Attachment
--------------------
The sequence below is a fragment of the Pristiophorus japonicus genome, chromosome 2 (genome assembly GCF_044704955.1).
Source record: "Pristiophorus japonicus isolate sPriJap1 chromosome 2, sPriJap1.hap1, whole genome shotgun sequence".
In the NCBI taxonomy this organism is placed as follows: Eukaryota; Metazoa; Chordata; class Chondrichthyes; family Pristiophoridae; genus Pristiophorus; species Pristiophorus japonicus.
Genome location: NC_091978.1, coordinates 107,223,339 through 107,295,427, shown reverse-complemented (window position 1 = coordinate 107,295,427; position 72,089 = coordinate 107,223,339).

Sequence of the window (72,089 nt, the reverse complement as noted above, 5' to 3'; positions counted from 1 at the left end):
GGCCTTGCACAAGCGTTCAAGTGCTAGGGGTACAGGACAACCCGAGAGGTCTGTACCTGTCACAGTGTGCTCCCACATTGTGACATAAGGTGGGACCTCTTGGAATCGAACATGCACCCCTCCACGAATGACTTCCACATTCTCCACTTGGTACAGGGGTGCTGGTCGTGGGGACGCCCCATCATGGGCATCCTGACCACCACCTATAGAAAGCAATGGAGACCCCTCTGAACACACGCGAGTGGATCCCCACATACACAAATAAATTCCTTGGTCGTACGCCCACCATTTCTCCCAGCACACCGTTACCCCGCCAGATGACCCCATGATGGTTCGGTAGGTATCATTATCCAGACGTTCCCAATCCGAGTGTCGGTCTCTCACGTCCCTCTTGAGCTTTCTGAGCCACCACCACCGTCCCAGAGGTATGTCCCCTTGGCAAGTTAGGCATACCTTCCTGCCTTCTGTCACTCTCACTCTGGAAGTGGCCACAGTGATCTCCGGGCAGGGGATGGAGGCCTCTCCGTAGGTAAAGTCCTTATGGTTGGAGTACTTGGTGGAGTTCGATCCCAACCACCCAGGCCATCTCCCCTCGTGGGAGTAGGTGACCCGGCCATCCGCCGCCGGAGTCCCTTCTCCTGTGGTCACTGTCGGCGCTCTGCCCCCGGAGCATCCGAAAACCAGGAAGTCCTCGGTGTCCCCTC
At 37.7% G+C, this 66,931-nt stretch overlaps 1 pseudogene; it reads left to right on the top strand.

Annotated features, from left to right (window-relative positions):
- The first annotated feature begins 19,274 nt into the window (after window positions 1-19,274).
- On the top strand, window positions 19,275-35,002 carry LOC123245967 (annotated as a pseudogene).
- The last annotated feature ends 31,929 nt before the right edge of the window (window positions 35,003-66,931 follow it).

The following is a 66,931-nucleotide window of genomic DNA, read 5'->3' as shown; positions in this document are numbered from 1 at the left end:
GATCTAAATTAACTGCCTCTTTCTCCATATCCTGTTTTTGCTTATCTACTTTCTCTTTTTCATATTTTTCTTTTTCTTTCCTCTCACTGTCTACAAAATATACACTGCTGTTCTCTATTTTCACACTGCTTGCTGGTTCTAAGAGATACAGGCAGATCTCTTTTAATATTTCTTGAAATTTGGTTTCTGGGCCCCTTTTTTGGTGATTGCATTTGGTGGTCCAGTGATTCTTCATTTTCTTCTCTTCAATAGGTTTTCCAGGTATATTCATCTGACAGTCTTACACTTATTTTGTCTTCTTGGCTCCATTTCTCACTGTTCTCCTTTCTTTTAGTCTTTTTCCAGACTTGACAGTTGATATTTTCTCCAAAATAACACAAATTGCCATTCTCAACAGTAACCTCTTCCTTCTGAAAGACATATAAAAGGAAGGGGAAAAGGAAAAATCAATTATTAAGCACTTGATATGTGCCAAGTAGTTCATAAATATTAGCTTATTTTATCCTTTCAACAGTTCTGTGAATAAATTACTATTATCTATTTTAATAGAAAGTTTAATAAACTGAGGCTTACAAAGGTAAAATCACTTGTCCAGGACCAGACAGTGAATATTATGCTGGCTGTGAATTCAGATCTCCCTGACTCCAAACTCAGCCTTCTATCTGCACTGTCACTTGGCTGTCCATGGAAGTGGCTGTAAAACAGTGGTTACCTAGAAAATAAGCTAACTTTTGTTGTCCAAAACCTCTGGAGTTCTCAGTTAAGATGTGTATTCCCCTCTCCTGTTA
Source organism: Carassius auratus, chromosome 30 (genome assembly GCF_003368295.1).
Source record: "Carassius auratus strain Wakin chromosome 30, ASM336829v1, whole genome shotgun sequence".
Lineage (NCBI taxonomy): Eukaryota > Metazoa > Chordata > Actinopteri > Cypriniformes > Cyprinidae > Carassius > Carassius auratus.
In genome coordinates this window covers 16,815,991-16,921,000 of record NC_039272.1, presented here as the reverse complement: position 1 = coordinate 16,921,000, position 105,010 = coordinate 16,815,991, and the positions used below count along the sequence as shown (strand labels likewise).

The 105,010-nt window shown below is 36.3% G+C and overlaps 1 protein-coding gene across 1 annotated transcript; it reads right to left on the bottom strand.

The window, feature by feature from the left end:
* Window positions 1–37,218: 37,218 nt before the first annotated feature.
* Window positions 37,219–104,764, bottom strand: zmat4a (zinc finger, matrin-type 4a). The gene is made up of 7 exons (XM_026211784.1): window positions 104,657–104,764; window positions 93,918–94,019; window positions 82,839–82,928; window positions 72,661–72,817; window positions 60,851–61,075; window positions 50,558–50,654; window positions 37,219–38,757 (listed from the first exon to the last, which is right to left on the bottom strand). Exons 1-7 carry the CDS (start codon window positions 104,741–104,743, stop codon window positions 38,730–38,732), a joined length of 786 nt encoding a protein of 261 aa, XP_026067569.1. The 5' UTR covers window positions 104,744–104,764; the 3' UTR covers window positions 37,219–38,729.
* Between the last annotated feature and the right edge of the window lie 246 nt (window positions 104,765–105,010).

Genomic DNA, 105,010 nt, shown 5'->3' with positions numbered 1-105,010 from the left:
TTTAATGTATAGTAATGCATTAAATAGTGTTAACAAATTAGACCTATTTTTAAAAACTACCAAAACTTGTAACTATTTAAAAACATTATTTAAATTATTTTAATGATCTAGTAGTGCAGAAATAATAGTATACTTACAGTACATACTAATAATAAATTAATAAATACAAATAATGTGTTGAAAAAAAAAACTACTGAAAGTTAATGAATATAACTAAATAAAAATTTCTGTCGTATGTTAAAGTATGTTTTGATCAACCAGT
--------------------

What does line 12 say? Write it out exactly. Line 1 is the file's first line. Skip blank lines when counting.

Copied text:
The following is a 66,931-nucleotide window of genomic DNA, read 5'->3' as shown; positions in this document are numbered from 1 at the left end: